I will start by highlighting the obvious, and that is that if you have arrived at this blog post, it is very likely that you are evaluating the idea of buying a Toyota 86 . Well, do it, buy one. It will be difficult for you to regret not having an 86 every time you're on a twisty road or at a track day.
OK, now that we've gotten that out of the way, let's talk details regarding the latest iteration of what can be considered a veteran in the entry-level sports car market - the Toyota 86 (aka a million other names). Our specific 86 is the TRD Special Edition, which features a host of upgrades but we'll get to that in a second. Buying an 86 is a straightforward decision because of its purist ethos and purpose-built nature. So, today we are going to shed some light on what exactly that ethos and purpose are. This blog post is not a formal review, but rather an update on and homage to one of Toyota's legacy sports cars.
When Subaru and Toyota (Scion) joined forces to create a sports car they did it with the idea of creating a very special car, for better or worse. Known as the FT86/GT86 globally, the American-named Scion FR-S, and its twin brother the Subaru BRZ, were cars aimed at a very specific audience. They were niche cars aimed at real gearheads that wanted to wield a real driver's car.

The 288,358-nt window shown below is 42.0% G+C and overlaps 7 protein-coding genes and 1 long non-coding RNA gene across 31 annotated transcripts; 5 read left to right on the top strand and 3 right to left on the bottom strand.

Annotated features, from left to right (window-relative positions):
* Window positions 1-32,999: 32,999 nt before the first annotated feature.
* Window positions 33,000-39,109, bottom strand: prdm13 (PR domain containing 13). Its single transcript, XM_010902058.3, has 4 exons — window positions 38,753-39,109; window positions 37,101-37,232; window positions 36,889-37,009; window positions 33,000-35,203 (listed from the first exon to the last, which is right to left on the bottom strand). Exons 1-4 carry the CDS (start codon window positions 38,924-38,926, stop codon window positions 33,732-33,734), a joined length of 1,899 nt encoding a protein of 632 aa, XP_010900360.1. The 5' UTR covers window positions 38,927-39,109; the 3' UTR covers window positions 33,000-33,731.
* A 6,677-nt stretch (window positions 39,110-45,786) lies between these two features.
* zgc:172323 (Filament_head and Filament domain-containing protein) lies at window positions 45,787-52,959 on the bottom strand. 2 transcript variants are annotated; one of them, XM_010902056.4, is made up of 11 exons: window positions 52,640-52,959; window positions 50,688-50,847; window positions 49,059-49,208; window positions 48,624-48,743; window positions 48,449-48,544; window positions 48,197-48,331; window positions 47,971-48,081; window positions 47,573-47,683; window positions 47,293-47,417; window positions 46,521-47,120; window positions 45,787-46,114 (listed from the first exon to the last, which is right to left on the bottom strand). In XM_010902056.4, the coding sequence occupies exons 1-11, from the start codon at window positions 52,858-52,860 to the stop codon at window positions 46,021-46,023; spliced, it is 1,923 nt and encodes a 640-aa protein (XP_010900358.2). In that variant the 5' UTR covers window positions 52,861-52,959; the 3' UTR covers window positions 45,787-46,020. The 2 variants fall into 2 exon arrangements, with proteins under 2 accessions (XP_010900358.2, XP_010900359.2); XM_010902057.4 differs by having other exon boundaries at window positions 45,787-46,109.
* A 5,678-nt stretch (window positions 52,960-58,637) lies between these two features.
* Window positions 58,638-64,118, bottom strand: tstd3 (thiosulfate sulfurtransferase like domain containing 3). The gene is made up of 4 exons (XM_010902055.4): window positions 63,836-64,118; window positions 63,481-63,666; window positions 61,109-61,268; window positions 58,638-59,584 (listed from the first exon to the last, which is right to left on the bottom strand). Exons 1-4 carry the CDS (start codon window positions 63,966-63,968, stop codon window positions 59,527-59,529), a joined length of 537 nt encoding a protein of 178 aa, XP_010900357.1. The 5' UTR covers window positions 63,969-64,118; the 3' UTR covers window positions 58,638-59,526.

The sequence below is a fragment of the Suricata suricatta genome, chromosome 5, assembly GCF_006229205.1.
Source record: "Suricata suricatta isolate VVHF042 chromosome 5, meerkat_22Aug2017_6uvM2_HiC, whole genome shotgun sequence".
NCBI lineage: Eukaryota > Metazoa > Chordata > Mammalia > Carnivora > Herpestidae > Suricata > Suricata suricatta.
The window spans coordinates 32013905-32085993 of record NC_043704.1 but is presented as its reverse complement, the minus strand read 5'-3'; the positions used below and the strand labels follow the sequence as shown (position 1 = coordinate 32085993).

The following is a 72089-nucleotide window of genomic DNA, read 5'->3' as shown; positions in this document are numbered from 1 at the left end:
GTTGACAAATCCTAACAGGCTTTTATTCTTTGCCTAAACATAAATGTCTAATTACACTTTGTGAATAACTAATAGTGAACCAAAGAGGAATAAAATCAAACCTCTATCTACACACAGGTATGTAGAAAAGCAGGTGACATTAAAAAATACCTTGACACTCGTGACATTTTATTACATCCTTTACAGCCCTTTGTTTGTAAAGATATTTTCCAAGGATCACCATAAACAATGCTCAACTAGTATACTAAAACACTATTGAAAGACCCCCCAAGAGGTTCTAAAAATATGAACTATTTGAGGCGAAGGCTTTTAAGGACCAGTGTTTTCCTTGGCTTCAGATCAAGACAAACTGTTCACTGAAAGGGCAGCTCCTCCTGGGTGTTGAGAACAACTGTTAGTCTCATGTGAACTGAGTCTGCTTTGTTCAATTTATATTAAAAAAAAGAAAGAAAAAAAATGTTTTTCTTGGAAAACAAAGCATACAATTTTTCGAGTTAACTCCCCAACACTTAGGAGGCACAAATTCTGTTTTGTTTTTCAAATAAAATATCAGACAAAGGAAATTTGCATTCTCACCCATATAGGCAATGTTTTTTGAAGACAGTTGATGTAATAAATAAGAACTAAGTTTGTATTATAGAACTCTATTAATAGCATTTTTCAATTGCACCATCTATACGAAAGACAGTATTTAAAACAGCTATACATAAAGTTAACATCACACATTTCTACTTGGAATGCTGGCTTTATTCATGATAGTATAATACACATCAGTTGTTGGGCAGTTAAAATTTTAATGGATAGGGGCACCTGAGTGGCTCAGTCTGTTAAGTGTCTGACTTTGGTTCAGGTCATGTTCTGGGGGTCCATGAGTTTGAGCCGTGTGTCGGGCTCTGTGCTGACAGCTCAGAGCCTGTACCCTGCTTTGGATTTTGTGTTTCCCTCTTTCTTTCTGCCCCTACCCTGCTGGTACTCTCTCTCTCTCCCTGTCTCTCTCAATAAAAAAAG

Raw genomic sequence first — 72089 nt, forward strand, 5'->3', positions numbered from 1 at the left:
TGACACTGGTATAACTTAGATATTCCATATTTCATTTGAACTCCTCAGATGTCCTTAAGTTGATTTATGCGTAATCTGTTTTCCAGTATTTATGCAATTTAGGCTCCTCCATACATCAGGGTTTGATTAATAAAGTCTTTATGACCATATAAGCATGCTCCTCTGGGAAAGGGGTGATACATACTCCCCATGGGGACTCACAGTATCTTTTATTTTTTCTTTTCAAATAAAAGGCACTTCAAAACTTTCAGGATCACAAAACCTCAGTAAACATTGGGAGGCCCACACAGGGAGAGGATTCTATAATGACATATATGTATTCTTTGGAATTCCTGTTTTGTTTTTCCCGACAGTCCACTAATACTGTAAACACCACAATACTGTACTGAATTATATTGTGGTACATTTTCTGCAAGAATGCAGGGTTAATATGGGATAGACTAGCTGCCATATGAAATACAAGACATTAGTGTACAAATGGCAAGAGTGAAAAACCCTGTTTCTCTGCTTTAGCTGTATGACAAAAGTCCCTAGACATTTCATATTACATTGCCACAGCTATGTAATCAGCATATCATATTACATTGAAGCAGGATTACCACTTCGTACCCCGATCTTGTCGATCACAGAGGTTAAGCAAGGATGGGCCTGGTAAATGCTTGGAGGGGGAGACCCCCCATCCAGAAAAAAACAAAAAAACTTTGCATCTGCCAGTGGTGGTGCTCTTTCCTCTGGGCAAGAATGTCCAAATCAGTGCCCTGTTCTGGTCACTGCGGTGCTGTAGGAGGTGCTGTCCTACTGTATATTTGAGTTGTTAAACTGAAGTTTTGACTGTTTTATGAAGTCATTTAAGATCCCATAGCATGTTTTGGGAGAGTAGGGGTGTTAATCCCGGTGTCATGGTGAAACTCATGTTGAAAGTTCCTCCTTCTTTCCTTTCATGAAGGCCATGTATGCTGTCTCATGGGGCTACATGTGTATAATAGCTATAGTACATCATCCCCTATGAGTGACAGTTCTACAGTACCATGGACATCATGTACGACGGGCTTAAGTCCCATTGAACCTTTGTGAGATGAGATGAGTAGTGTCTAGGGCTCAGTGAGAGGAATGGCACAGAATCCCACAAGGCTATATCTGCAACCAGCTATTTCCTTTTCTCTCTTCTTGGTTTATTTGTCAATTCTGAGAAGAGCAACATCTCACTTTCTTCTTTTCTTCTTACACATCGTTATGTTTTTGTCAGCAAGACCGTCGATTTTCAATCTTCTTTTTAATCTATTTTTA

Fast forward almost eight years and you end up with the Toyota 86, a car that has undergone minimal change since the FT/GT's debut in 2011. In its fundamental engineering, the car has remained motoring's Red Pill, of sorts - a reality and truth of what it means to drive. As sacrilegious as it may seem to use a German word to describe a Japanese car, the 2019 TRD Special Edition exemplifies pure fahrvegnügen. It is not a car of chest-compressing acceleration, nor of violent reactions. The 86 is a car that is most enjoyed if you conduct its mechanical symphony through harmonious control and synchronization of chassis, gearbox, brakes and accelerator. Therefore, if you are not willing to work in that way, better not read on.
The 86 TRD Special Edition features SACHS dampers, Michelin Pilot Sport 4 tires and Brembo brakes. This is likely due to Toyota attempting to meet demand from suspension-crazed owners who, for whatever reason, thought the 86 platform didn't handle well enough already. The motor continues to make 205 horsepower and is mated to a crisp 6-speed manual. The TRD Special Edition also comes with styling upgrades, which indicate its rarity and importance. All 1,418 units come in Raven black, which compliments the TRD graphic and TRD body kit. Toyota hasn't confirmed what kind of effects the body kit will have on aerodynamics but we can assume they're next-to-nothing. As for the interior, Toyota kept with the TRD theme by adding red stitching, a new steering wheel and TRD badging.
While power-focused fans of the 86 might be left pining for a forced-induction version, the TRD Special Edition still manages to improve on perfection. Yes, we get it "It needs more power!" ...says everyone from here to Timbuktu. Then modify yours! With the 86 TRD Special Edition, Toyota has added a mere pinch of spice to an already amazing recipe. We could get into the economics of how/why Toyota refuses to add power to the 86, even in TRD form, but that is beyond the scope of the blog. All we know is that out of the box, the latest and greatest 86 is sublime to drive, even more stylish and more importantly, not much different from when it was first introduced nearly a decade ago.